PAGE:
When Wanting Is Better than Having: Materialism, Transformation Expectations, and Product-Evoked Emotions in the Purchase Process
Marsha L. Richins
Journal of Consumer Research, 2013, vol. 40, issue 1, 1 - 18
Materialists believe that acquiring products will make them happier, but the validity of this premise has not been examined empirically. In this research, two cross-sectional and one longitudinal studies examine the emotions evoked by products before and after purchase. High-materialism consumers consistently showed hedonic elevation in product-evoked emotions before purchase, followed by hedonic decline after purchase. Low-materialism consumers, however, did not display this pattern. Findings show that hedonic elevation appears to be due to expectations among high-materialism consumers that purchase of the desired product will transform their lives in significant and meaningful ways. Findings further indicate that satisfaction processes may partially explain the hedonic decline that follows purchase among high-materialism consumers but also suggest that for these consumers, the state of anticipating and desiring a product may be inherently more pleasurable than product ownership itself.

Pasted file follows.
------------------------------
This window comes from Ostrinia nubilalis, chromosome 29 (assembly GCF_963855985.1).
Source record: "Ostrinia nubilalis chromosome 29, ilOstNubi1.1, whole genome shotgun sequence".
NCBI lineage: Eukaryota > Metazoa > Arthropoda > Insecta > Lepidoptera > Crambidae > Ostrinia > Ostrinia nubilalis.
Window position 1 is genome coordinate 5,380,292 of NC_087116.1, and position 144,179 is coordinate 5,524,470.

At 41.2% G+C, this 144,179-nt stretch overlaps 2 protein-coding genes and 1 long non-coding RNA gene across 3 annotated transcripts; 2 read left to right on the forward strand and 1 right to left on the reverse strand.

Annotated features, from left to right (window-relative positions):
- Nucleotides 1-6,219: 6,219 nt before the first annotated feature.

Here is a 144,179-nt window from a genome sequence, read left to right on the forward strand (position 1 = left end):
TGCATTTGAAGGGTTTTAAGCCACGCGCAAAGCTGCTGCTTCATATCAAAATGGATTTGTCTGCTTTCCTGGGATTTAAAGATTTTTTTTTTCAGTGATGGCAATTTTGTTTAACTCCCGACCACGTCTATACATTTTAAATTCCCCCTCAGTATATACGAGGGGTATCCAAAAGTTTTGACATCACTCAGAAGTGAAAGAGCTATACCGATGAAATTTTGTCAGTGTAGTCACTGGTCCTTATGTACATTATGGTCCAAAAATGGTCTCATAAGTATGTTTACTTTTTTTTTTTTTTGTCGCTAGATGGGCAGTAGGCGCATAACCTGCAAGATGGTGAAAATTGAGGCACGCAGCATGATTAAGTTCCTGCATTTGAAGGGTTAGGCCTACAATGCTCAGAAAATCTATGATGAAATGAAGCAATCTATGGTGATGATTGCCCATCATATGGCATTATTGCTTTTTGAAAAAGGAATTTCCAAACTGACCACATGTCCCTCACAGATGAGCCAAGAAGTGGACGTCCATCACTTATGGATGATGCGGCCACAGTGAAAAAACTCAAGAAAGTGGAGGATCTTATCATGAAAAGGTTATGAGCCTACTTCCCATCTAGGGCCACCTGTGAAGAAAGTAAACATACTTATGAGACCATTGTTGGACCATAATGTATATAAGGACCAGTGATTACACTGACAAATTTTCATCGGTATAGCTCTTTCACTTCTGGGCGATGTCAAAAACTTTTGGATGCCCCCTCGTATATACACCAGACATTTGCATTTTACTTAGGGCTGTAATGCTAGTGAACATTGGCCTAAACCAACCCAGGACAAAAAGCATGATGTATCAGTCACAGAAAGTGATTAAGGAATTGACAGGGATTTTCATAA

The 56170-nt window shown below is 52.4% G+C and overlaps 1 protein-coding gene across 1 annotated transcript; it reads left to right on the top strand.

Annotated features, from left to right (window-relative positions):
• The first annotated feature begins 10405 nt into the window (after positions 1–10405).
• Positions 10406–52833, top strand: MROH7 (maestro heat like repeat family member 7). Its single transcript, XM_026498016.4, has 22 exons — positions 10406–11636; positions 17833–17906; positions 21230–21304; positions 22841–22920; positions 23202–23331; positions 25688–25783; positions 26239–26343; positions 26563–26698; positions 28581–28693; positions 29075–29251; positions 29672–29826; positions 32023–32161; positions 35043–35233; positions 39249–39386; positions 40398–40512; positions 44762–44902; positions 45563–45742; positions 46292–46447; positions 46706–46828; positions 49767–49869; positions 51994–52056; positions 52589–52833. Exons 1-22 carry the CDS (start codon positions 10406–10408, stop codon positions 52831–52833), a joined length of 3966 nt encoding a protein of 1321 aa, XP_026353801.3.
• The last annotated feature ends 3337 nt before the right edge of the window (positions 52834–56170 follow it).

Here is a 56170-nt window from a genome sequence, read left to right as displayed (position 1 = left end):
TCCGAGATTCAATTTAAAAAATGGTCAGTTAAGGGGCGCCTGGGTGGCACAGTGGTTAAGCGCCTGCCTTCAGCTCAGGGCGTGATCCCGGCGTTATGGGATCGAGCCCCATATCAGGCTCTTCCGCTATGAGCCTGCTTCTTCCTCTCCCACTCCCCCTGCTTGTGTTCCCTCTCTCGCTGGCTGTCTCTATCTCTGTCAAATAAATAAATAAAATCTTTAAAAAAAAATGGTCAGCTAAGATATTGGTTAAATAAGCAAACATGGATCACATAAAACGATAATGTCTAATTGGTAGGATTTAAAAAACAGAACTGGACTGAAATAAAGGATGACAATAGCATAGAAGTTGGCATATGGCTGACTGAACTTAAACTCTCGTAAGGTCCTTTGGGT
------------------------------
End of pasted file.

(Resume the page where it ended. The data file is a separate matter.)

References: Add references at CitEc
Citations: View citations in EconPapers (24) Track citations by RSS feed
Downloads: (external link)
This item may be available elsewhere in EconPapers: Search for items with the same title.
Export reference: BibTeX
RIS (EndNote, ProCite, RefMan)
Persistent link: https://EconPapers.repec.org/RePEc:oup:jconrs:doi:10.1086/669256
Access Statistics for this article
More articles in Journal of Consumer Research from Oxford University Press
Bibliographic data for series maintained by Oxford University Press ().